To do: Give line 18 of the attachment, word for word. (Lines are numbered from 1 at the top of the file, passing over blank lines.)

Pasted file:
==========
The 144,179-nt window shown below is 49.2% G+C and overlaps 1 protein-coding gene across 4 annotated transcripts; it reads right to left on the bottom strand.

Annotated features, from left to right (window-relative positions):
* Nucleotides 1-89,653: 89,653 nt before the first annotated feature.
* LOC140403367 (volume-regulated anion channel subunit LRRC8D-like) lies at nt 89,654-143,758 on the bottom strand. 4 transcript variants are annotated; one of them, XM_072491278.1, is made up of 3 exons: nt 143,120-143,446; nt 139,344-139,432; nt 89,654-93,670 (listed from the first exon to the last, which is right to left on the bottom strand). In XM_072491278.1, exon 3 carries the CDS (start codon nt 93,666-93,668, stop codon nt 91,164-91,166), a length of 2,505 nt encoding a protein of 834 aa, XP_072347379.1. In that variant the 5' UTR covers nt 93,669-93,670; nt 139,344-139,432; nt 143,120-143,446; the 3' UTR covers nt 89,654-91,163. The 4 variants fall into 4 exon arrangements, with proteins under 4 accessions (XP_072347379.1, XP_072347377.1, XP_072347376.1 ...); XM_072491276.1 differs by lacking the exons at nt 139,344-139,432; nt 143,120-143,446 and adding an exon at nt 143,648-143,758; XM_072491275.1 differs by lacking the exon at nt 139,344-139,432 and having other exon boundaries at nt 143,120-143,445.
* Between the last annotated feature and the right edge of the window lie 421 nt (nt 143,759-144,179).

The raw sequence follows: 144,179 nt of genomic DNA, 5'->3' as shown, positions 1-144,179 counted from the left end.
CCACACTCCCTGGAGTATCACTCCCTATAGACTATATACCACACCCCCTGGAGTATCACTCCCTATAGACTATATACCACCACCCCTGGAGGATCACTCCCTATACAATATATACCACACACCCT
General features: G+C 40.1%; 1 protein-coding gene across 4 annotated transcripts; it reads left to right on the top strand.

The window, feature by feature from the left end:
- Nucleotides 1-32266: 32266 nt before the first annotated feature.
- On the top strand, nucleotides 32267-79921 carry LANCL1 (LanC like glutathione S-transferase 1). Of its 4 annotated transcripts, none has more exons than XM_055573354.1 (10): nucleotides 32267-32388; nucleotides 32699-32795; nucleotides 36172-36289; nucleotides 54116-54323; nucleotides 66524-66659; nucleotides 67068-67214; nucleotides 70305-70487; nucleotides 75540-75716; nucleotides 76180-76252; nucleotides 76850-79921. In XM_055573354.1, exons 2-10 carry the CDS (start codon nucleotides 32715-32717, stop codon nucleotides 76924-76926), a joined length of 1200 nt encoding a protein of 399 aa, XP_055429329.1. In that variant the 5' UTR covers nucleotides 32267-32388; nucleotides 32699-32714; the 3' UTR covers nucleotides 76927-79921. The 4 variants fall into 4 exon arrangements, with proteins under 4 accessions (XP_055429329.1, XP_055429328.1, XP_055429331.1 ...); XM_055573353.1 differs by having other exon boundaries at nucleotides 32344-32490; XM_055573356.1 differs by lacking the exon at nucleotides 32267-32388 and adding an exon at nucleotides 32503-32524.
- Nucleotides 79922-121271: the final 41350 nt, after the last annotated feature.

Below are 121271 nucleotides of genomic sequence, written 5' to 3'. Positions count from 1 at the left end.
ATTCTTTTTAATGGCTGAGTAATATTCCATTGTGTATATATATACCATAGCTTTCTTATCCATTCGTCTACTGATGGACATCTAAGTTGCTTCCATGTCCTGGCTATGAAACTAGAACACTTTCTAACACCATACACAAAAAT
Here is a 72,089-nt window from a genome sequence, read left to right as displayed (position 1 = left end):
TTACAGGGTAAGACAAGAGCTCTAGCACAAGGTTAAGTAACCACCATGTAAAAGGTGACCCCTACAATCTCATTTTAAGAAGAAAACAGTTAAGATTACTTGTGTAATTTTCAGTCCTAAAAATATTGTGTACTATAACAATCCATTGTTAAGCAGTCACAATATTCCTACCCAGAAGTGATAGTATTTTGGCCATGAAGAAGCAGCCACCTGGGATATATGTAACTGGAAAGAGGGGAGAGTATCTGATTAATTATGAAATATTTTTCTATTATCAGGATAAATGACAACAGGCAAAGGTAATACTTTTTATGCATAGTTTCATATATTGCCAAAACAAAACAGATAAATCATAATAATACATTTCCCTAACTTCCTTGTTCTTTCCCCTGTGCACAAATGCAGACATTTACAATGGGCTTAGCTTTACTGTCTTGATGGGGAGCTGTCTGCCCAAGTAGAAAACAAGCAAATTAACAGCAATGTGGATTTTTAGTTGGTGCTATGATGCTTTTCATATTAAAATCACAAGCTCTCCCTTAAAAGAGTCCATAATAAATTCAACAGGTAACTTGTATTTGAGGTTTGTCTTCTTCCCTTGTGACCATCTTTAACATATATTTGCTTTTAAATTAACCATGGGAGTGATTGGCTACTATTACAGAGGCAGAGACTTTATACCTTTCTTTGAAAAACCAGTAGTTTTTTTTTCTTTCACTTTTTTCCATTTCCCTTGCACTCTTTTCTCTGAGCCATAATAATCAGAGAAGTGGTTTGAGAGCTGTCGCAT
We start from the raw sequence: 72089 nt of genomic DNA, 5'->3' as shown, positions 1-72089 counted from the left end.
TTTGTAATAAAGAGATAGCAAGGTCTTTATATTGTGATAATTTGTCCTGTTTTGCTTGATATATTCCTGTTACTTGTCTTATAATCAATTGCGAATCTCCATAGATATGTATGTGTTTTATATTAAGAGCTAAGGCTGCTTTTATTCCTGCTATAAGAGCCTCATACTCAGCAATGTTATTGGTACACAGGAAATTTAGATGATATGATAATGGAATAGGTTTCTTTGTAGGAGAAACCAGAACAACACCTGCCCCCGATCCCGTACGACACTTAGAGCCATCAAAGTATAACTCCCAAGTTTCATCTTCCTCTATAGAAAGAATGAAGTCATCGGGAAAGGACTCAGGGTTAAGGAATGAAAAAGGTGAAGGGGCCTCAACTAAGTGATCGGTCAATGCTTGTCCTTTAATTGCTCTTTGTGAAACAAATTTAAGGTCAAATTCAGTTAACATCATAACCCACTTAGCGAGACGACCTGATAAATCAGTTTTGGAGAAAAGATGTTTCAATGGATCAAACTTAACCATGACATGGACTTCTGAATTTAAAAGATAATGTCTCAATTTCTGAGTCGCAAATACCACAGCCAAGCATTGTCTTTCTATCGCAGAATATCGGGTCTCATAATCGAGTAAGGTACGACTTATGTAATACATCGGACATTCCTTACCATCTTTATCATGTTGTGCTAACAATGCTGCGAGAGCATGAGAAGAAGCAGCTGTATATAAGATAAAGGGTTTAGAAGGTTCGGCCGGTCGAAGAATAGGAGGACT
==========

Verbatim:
TTTGTAATAAAGAGATAGCAAGGTCTTTATATTGTGATAATTTGTCCTGTTTTGCTTGATATATTCCTGTTACTTGTCTTATAATCAATTGCGAATCTCCATAGATATGTATGTGTTTTATATTAAGAGCTAAGGCTGCTTTTATTCCTGCTATAAGAGCCTCATACTCAGCAATGTTATTGGTACACAGGAAATTTAGATGATATGATAATGGAATAGGTTTCTTTGTAGGAGAAACCAGAACAACACCTGCCCCCGATCCCGTACGACACTTAGAGCCATCAAAGTATAACTCCCAAGTTTCATCTTCCTCTATAGAAAGAATGAAGTCATCGGGAAAGGACTCAGGGTTAAGGAATGAAAAAGGTGAAGGGGCCTCAACTAAGTGATCGGTCAATGCTTGTCCTTTAATTGCTCTTTGTGAAACAAATTTAAGGTCAAATTCAGTTAACATCATAACCCACTTAGCGAGACGACCTGATAAATCAGTTTTGGAGAAAAGATGTTTCAATGGATCAAACTTAACCATGACATGGACTTCTGAATTTAAAAGATAATGTCTCAATTTCTGAGTCGCAAATACCACAGCCAAGCATTGTCTTTCTATCGCAGAATATCGGGTCTCATAATCGAGTAAGGTACGACTTATGTAATACATCGGACATTCCTTACCATCTTTATCATGTTGTGCTAACAATGCTGCGAGAGCATGAGAAGAAGCAGCTGTATATAAGATAAAGGGTTTAGAAGGTTCGGCCGGTCGAAGAATAGGAGGACT